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Each summer, the University of Virginia offers
a rich selection of programs and courses to over four-thousand
students through its Summer Session. Many of these programs
and courses are not available during the academic year, including
the University’s well-known Summer Language Institute
(SLI). UVa students commonly enroll in the Summer Session to
fulfill degree requirements, double major, improve their GPA,
shorten time to their degree, or explore new interests. Summer
Session students have access to an array of support services
and extra-curricular activities during their studies. The list
of 2006 Summer Session courses can be viewed at www.virginia.edu/summer after
November 20, 2005.
UVa students enrolled in the 2006 spring
semester and not graduating at the end of that semester may
register for Summer Session courses on-line through ISIS or
in-person at the Summer Session Office anytime between May
1, 2006, and the first day of their class. UVa students who
are graduated in May 2006 must first complete the Summer Session
application for visiting students. (Note: Any individual who
wishes to enroll in the Summer Language Institute must complete
the SLI application process.)
The Summer Session welcomes visiting students.
The majority of these individuals are enrolled at another college
or university and come to UVa to complete courses not offered
at their home institution. Visiting students must apply for
admission to the Summer Session. Rising high school juniors
and seniors with distinguished academic records may also apply
for admission to the Summer Session. Admission to the Summer
Session does not constitute admission to the University of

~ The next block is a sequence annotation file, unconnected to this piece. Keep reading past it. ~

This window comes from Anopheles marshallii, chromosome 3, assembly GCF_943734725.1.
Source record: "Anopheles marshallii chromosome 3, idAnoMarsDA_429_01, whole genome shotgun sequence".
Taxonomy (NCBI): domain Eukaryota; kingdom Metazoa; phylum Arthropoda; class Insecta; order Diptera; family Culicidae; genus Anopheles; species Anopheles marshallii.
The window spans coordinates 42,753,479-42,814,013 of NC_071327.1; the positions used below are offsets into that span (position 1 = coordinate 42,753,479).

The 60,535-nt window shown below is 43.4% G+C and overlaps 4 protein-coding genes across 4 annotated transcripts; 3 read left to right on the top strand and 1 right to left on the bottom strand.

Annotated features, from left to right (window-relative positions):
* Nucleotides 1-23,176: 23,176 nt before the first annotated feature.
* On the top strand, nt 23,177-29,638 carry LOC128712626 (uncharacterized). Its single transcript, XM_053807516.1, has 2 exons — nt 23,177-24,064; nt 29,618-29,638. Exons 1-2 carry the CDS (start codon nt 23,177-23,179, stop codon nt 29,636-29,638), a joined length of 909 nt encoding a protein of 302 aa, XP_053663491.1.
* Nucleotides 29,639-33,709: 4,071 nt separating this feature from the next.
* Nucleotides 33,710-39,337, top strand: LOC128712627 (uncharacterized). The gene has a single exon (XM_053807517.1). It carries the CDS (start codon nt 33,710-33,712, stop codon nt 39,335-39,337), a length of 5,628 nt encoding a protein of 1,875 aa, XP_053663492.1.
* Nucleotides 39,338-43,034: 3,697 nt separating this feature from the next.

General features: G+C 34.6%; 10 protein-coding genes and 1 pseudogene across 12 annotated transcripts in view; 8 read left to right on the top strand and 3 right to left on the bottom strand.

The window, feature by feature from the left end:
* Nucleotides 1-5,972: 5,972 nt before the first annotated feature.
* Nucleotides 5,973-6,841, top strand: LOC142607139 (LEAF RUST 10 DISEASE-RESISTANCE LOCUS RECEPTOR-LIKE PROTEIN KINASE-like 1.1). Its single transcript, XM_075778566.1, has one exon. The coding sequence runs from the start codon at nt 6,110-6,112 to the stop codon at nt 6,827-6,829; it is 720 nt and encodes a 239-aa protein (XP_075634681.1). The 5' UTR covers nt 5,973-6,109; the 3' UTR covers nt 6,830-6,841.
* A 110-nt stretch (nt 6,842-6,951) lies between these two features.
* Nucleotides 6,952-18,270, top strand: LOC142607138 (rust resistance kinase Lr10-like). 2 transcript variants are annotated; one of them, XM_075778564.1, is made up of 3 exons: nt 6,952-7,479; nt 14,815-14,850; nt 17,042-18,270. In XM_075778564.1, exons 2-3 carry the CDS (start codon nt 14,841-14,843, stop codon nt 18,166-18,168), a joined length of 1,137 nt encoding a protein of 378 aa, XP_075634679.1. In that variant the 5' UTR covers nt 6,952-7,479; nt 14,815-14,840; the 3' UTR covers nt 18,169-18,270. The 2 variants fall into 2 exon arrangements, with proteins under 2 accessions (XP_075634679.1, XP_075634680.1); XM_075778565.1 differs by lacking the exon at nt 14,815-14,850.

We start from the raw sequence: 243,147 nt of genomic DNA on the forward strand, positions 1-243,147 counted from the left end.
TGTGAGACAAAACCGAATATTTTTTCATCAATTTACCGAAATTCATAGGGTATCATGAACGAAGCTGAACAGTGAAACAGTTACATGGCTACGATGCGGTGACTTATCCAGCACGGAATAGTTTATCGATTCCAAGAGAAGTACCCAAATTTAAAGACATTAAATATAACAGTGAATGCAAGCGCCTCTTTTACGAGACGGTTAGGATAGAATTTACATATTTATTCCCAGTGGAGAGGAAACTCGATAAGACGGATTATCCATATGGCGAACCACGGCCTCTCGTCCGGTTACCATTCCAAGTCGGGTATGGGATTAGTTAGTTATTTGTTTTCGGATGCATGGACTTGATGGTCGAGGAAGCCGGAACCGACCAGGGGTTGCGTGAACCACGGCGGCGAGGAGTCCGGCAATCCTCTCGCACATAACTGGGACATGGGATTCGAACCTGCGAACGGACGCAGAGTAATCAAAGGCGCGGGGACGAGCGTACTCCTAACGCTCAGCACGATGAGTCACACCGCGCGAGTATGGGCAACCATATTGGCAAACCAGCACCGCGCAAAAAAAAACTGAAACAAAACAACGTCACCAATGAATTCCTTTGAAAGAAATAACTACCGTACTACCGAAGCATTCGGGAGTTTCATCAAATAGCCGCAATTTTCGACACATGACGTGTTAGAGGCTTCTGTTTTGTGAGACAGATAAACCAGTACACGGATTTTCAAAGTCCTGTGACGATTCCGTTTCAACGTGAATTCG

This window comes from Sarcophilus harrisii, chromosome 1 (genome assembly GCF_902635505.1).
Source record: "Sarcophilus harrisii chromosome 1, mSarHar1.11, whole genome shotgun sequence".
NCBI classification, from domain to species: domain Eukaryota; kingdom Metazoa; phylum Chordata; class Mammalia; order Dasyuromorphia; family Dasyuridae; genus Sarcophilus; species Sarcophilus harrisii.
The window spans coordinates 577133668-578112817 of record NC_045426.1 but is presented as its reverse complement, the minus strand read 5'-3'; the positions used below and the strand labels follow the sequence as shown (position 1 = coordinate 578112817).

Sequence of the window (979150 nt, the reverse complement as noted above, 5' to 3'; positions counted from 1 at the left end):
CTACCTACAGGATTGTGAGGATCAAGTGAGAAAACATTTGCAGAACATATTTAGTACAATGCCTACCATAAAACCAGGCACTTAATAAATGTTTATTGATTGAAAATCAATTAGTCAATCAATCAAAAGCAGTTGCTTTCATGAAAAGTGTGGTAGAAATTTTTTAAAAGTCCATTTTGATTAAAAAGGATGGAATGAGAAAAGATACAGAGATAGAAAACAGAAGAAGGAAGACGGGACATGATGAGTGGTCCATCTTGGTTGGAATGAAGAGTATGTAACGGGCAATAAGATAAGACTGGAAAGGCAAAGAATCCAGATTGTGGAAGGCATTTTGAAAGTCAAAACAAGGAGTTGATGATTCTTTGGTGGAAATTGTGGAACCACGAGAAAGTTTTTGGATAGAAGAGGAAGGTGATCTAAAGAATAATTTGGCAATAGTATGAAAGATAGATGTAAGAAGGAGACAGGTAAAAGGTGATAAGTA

Virginia. Comprehensive information on the University of Virginias
Summer Session and application materials are available at www.virginia.edu/summer.
For more information contact the Office of the Summer Session,
Garrett Hall B019, University of Virginia, P.O. Box 400161,
Charlottesville, VA 22904-4161; (434) 924-3371; email@example.com.
The Summer Language Institute (SLI) offers
nine-week programs in French, German, Italian, Latin, Russian,
Spanish, and Tibetan. Students attend classes five days a week,
six hours a day. Communication skills are developed in a student-centered
environment. Participation in evening cultural activities is
required five days/week. Students are advised to live in their
program's language residence to enhance their learning and
to increase proficiency in the target language. Individuals
who successfully complete the Institute earn 12 credits, which
satisfies the foreign language requirement at the University
The Summer Language Institute also offers
English for Academic Purposes. Participants in this 4.5-week
program enjoy the intensive learning experience found in other
Information and application materials are
available at www.virginia.edu/summer/sli.
For further information, contact the Summer Language Institute,
Office of the Summer Session, Garrett Hall B019, University
of Virginia, P.O. Box 400161, Charlottesville, VA 22904-4161;
(434) 924-6552; firstname.lastname@example.org.
English for Academic Purposes (ESL) The
Center for American English Language and Culture (CAELC) offers
an intensive language and culture program through the Summer
Language Institute (SLI). The program is designed for non-native
speakers of English who have been admitted to an undergraduate
or graduate degree program at the University of Virginia. Incoming
UVa research associates and visiting scholars are also welcome
to apply for admission to the program. Participants fine-tune
the language skills required for success in U.S. higher education
through classes in academic writing, academic reading and vocabulary
development, listening comprehension and note-taking, classroom
discussion strategies, and presentation skills. A pronunciation
assessment is conducted with follow-up work assigned as needed.
The program includes a series of workshops
that provides a general introduction to U.S. higher education.
Workshop topics include library and research skills, university
computing resources and facilities, academic culture, student-faculty
relationships, cross-cultural awareness, and student services.
Cultural proficiency is developed through a combination of
workshops and activities. Activities include social gatherings,
sporting events, field trips, and frequent meetings with conversation
partners. A minimum TOEFL score of 550 is required.
For further information, contact CAELC, Garrett
Hall B019, University of Virginia, P.O. Box 400161, Charlottesville,
VA 22904-4161; (434) 924-6552; email@example.com; www.virginia.edu/provost/caelc.